"After several hours in the woods, three friends and I return to the city with full buckets. Orange caps, penny buns, slippery jacks and birch boletes – the result is more than just decent, and it means that we will have mushroom soup for dinner."Vostock-Photo
The mushroom season is in full swing. After several hours in the woods, three friends and I return to the city with full buckets. Orange caps, penny buns, slippery jacks and birch boletes – the result is more than just decent, and it means that we will have mushroom soup for dinner.
We get on a crowded bus, with no seats left, so we travel standing up, holding buckets between our legs. "Oh, what do you have here – a penny bun?" the lady next to me wonders. "Have they already appeared?"
Orange caps, penny buns, slippery jacks and birch boletes – the result is more than just decent, and it means that we will have mushroom soup for dinner. Source: Peggy Lohse
She looks into my bucket as adults usually look at an infant in a carriage. Instead, she strokes the mushroom cap. "A hard one! You still have a lot of work to do with them," she says with a laugh and gets off at her stop, freeing her seat for us.
If a person returns from the forest with a bucket of mushrooms, their life immediately gets easier. Need a ride home? Here you are – in five minutes, for free, and almost to the door. Need to go to the shop? The seller will look after the catch. But you might want to cover your penny buns with something from prying eyes, or else who knows what might happen.
Last year, people were stirred by the news that a man had killed a woman in the Arkhangelsk Region in northern Russia just because she was picking mushrooms in his favorite spot.
This summer, the public was struck by a new story: In August, a 50-something pair of Russian tourists had decided to pickle mushrooms right in the bathtub of their room in a luxury Swiss hotel after going for a walk in the woods nearby and stumbling upon mushrooms.
The Russian couple discovered so many mushrooms that they did not have time to eat them, so they decided to stock up for future use. But how? Since there were no vessels suitable for pickling to hand, they used the bathtub in their luxury room, Later, after returning to Russia, the couple promised to come to the hotel again – perhaps for the next mushroom season.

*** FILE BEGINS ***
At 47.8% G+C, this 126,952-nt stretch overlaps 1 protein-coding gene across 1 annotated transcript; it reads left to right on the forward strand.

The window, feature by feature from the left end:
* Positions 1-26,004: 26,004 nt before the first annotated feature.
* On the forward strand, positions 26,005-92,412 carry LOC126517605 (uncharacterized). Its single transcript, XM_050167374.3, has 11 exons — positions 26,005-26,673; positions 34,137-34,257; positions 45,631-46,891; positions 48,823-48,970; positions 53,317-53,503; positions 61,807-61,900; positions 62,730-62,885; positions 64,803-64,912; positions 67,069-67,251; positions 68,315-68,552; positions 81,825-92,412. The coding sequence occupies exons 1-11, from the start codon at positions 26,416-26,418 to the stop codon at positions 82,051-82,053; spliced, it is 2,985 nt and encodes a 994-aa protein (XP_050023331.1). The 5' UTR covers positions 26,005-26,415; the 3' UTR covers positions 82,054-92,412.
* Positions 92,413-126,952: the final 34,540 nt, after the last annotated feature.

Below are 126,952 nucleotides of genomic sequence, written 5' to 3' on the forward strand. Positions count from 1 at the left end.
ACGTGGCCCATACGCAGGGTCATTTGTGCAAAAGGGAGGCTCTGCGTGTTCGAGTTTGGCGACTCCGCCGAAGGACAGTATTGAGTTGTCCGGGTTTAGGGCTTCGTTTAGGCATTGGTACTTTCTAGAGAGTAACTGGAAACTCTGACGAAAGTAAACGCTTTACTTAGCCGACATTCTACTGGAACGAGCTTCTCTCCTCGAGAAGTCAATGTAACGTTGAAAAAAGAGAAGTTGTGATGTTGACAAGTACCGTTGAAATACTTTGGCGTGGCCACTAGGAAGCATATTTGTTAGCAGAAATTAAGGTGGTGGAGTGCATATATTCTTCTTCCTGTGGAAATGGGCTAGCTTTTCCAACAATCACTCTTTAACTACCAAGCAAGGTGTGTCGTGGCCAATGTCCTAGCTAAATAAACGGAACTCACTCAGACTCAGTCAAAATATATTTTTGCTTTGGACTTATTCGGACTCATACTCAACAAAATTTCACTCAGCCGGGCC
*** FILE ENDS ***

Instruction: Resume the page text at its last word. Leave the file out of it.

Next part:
If a person returns from the forest with a bucket of mushrooms, their life immediately gets easier. Need a ride home? Here you are! Source: Peggy Lohse
Observing my friends' annual "mushroom fever," I’ve learned a lot as a foreigner about mushrooms from a scientific point of view. For example, I know many names only in Russian.
Since the beginning of the summer, I was explained the theory in detail: which fungi can be picked, and from which ones it is necessary to steer clear, where to look and how to clean them. And all this for me to keep them company in the forest in the fall.
All kinds of things can happen when collecting mushrooms! A friend of mine, a man who has no real interest in sports, can spend five or six hours searching all over, hoping to find at least one more patch of slippery jacks.
My friend's father – a harsh and not very talkative person in everyday life, a former plant director – just melts at the mere sight of a strong penny bun. When talking about mushrooms, he immediately starts using diminutive words like gribok or gribochek (a little mushroom), and he gently caresses, kisses and fondles the specimens he has collected. In fact, there is even a joke in Russia that sometimes mushrooms hear more tender words than the wives of some mushroom pickers.
During the mushroom season, many Russian families have a clear division of duties, a kind of work in shifts. Source: Peggy Lohse
During the mushroom season, many Russian families have a clear division of duties, a kind of work in shifts. While dad and the kids go to the forest early in the morning, the mom can stay home and get a good sleep. When they return from the "silent hunt," all eat together, have a rest and start cleaning the mushrooms.
The evening, which fades into the night, is the mom’s shift. With little helpers or alone, she cooks, fries, salts or pickles the mushrooms. In such a manner, Russian families can spend their weekends for weeks, as long as what nature gives can be collected – not only mushrooms, but also berries, apples, and so on.
Where does this mushroom fever in Russia come from? Does it all start from childhood? There's a lot related to mushrooms in the “ABC” books used by Russian children.
And while German children are unlikely to recognize any mushrooms, except for a fly agaric or a penny bun, saffron milk caps, ceps or slippery jacks are so understandable words for Russian schoolchildren, that with their help they are taught to read.
In one ABC book from 1987, the letter "M" was illustrated by a poem about mushrooms. The plot is simple: the mother shows a real mushroom – a penny bun – to her child after he has picked some toadstools in the forest. But in modern primers, you can find not only different names for mushrooms, but also the mushroom soup beloved by so many Russian children.
Here's a little advice from an expat to expats: In any unclear situation – with colleagues, strangers, fellow travelers on the train or plane, or even with your boss – talk about mushrooms. You won’t even notice when mutual understanding magically emerges between you and them.
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